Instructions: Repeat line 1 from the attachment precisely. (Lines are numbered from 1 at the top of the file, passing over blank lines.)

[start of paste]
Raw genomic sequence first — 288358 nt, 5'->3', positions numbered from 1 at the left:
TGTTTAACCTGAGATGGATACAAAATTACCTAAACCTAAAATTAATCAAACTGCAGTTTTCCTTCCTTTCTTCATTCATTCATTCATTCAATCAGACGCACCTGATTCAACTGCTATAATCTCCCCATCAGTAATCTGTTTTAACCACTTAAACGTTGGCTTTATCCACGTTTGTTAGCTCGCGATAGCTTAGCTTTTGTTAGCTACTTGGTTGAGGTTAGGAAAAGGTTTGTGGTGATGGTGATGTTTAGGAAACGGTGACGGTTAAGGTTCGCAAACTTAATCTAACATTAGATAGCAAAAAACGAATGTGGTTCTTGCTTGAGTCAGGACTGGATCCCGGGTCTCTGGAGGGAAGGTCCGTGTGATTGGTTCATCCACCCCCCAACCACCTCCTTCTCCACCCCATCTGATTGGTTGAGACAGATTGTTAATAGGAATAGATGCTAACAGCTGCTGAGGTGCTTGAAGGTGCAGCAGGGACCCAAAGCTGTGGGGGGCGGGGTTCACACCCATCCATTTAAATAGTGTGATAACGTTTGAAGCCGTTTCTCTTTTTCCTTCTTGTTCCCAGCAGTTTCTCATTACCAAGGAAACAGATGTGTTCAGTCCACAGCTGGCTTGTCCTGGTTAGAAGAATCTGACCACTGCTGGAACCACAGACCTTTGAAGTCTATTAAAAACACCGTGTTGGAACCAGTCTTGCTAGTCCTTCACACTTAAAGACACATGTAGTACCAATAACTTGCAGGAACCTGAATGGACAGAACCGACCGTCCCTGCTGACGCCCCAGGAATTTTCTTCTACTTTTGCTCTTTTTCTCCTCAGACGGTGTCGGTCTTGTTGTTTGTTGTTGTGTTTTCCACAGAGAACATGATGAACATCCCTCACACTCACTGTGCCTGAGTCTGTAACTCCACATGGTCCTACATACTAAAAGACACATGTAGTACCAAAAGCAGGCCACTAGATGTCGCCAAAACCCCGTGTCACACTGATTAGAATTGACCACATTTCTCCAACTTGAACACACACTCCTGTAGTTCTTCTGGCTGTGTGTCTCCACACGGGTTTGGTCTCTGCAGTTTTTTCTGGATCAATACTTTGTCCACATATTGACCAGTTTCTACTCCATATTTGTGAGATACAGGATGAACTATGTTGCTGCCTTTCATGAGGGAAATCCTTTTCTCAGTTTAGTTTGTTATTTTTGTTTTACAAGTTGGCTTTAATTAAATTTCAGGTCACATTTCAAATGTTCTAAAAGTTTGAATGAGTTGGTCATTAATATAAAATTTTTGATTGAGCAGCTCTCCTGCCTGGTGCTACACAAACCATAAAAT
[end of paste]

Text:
Raw genomic sequence first — 288358 nt, 5'->3', positions numbered from 1 at the left: